Even so, observers in Phnom Penh say Cambodia's major foreign backers increasingly see the CPP's emergence as a single ruling party as inevitable and in some ways desirable. Says human rights advocate Kem Sokha: "They think no political party can replace the CPP. They want to change the idea of the CPP to democracy."
Australia, France, Japan, Sweden and the US are the five top donors of development money. Representatives of these and other countries and major international organizations are meeting in Tokyo July 11-12 to review new requests by Cambodia for assistance. The donors are already committed to spending $760 million on a variety of projects and are expected to pledge another $940 million.
The donor countries and ordinary Cambodians alike are frustrated with the bifurcated leadership. Although conceived as a means toward national reconciliation after decades of strife, it has become a source of delayed decisionmaking and what one foreign observer calls "rival networks of corruption." And the process of reconciliation is by no means complete. The two parties have yet to resolve a bitter dispute over powersharing at the local level that flared this March.
"I think it will be good for Cambodia when it finally has one dominant party," this observer concludes. Some of the foreigners in Cambodia speak in longing terms about the need for governmental stability and efficiency, even if the speed of democratic reforms suffers in the process.
In contrast to FUNCINPEC, the CPP appears more unified and well-organized. The party's offices and signs are much more visible in the countryside than those of other groups. Hun Sen has been opening schools and hospitals funded by what he calls "donations" from business leaders in efforts to raise CPP popularity.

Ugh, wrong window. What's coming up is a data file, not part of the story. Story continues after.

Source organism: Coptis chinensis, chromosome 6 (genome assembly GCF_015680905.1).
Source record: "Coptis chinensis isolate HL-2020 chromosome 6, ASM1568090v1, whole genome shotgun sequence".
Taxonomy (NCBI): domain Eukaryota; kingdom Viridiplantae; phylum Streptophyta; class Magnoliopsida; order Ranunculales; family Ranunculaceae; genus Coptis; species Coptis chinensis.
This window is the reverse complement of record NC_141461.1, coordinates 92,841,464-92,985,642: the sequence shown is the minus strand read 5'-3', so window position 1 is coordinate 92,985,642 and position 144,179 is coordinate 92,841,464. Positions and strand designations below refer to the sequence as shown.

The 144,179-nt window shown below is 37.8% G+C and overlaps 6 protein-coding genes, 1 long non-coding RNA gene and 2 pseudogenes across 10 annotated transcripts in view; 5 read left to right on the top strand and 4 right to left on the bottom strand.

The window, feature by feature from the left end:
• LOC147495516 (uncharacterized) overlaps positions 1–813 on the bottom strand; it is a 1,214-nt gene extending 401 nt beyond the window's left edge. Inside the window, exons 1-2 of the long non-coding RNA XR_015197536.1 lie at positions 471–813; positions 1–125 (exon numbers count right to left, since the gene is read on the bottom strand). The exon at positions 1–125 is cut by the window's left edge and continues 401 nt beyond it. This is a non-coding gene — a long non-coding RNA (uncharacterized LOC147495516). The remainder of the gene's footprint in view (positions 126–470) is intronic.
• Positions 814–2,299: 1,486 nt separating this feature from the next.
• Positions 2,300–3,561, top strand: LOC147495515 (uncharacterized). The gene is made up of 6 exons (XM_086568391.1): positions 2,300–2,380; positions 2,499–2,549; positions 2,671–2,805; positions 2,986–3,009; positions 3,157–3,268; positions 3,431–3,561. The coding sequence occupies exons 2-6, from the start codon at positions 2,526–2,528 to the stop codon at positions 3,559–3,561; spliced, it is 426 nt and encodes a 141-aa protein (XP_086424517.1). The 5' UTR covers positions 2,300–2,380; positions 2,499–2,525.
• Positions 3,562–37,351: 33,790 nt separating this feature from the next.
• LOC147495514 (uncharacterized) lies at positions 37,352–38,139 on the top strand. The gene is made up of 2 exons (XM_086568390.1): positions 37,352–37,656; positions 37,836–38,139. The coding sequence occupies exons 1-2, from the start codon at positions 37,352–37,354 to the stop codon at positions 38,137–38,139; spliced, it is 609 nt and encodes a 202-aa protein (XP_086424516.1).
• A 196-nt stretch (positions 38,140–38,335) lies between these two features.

FUNCINPEC, meanwhile, has seen the defections of some of its most able and popular leaders. The Asian diplomat calls party leader Ranariddh "Alice in Wonderland" and says he is "quite starry-eyed" about his party's prospects in the upcoming elections.
One of FUNCINPEC's defectors, a French-trained accountant named Sam Rainsy, has formed a new political group that could well offer both the CPP and FUNCINPEC some stiff competition if it is allowed to compete in the next elections. The government has yet to recognize the new party, since a law on political parties is under consideration.
Mr. Rainsy's Khmer Nation Party has been capitalizing on FUNCINPEC's unfulfilled 1993 campaign promise to end communist rule. "The people wanted to get rid of the communists, but they didn't," says party secretary-general Khieu Rada.
At the same time, Rainsy has been playing to many Cambodians' longstanding enmity for Vietnam and for the Vietnamese immigrants in the country. This tactic does not play well with Cambodia's foreign backers, many of whom are interested in maintaining a stable Southeast Asia.
The three-year-old powersharing arrangement is increasingly looking like a bad decision to some FUNCINPEC members. Ahmed Yahya, a party member who holds a seat in the National Assembly, asks: "We won the election in 1993. Why do we have co-prime ministers? This mistake should not be repeated again and again."
It is also looking like a dangerous precedent. "If other political parties win the election, do you think the CPP will give up?" asks Kao Kim Hourn, the director of a government-backed think tank called the Cambodian Institute for Cooperation and Peace. "No," he adds. "They will hang on."
Not to worry, responds the CPP's Sar Kheng. "There's no way just to respect the democratic process - we have to respect the results," he says.